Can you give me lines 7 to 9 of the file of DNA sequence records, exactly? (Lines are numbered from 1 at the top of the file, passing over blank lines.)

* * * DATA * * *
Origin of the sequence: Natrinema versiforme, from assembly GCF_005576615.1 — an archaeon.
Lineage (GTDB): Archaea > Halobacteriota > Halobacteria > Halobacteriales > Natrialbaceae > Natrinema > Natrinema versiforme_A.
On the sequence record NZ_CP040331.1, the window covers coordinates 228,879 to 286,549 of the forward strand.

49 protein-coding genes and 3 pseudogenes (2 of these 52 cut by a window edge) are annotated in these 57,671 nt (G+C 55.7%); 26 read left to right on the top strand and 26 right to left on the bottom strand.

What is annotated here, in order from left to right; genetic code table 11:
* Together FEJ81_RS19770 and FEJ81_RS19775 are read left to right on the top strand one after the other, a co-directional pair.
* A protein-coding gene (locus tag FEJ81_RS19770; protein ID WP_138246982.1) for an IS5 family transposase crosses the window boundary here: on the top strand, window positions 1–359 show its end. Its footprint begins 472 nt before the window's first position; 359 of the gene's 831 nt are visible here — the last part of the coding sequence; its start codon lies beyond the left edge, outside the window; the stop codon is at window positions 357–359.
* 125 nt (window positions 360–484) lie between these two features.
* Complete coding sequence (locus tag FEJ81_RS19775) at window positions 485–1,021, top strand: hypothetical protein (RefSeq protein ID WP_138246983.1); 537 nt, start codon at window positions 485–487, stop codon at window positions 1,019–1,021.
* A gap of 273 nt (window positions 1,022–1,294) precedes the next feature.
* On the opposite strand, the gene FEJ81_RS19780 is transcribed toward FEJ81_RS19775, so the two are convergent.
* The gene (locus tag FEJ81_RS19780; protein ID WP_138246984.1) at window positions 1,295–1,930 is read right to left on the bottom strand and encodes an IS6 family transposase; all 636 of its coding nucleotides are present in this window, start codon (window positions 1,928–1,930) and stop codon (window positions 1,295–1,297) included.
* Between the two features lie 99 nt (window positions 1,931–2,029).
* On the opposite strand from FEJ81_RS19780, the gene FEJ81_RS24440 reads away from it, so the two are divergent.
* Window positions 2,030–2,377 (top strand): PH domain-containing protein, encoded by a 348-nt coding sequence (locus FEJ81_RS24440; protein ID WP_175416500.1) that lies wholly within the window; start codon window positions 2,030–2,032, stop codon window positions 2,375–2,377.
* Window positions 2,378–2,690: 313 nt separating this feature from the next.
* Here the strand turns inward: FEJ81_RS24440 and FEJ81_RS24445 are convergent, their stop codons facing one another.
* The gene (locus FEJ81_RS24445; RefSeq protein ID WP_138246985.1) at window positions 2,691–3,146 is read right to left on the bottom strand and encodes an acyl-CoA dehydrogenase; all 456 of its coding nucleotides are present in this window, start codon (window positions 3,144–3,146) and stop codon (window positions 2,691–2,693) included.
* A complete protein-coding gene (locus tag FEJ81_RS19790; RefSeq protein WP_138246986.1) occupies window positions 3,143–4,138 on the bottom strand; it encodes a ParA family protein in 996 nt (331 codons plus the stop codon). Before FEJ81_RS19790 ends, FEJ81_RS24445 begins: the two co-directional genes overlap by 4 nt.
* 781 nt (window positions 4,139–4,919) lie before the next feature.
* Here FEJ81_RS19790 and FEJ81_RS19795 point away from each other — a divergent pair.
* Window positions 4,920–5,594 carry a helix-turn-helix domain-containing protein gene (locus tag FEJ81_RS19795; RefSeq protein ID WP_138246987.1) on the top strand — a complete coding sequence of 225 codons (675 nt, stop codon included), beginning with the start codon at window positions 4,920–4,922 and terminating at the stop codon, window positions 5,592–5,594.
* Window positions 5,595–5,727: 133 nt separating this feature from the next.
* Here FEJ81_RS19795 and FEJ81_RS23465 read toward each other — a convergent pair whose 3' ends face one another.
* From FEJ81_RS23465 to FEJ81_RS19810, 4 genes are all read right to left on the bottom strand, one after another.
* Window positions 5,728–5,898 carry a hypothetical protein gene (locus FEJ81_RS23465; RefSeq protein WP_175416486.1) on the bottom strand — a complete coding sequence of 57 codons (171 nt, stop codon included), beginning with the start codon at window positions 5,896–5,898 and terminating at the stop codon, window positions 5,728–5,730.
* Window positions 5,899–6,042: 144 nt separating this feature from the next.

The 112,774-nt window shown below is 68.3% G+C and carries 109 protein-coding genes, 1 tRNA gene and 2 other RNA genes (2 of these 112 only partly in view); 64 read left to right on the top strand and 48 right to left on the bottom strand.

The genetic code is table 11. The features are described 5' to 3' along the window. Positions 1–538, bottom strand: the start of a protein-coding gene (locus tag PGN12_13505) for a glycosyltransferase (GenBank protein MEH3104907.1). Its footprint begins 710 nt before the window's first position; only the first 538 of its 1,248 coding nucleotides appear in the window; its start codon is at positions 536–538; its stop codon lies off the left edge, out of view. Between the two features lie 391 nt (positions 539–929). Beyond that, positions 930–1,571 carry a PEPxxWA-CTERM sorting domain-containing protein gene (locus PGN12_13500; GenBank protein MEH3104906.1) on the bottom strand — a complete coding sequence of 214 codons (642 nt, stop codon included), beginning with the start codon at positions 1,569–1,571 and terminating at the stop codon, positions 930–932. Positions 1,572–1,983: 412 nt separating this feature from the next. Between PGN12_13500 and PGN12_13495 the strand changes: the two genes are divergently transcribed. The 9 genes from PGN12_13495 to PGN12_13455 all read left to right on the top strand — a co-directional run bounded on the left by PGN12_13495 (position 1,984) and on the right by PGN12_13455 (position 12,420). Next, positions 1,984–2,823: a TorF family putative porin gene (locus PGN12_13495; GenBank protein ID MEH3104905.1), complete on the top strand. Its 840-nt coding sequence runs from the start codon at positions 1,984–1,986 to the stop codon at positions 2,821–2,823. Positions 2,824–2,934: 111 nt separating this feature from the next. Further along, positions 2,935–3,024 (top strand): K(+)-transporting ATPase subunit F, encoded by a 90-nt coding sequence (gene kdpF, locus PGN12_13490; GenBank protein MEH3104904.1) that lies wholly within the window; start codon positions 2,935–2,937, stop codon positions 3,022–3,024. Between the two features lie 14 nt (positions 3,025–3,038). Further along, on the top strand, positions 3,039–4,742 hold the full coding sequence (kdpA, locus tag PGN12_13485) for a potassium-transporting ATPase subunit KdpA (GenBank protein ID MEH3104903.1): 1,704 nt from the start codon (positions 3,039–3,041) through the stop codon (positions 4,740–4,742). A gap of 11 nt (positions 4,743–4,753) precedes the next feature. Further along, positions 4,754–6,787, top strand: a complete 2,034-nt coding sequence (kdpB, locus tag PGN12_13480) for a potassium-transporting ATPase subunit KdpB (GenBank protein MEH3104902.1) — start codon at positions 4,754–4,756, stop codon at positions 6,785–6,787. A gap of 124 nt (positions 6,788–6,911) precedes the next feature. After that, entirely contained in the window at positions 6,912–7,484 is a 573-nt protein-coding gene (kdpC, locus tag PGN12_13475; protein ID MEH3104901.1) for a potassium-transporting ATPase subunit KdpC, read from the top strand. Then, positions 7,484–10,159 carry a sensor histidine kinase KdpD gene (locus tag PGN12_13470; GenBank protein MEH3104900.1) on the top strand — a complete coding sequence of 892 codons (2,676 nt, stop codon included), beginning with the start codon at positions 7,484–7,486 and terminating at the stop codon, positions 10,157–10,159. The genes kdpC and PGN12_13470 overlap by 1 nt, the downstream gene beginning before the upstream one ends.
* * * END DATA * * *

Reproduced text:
* A protein-coding gene (locus tag FEJ81_RS19770; protein ID WP_138246982.1) for an IS5 family transposase crosses the window boundary here: on the top strand, window positions 1–359 show its end. Its footprint begins 472 nt before the window's first position; 359 of the gene's 831 nt are visible here — the last part of the coding sequence; its start codon lies beyond the left edge, outside the window; the stop codon is at window positions 357–359.
* 125 nt (window positions 360–484) lie between these two features.
* Complete coding sequence (locus tag FEJ81_RS19775) at window positions 485–1,021, top strand: hypothetical protein (RefSeq protein ID WP_138246983.1); 537 nt, start codon at window positions 485–487, stop codon at window positions 1,019–1,021.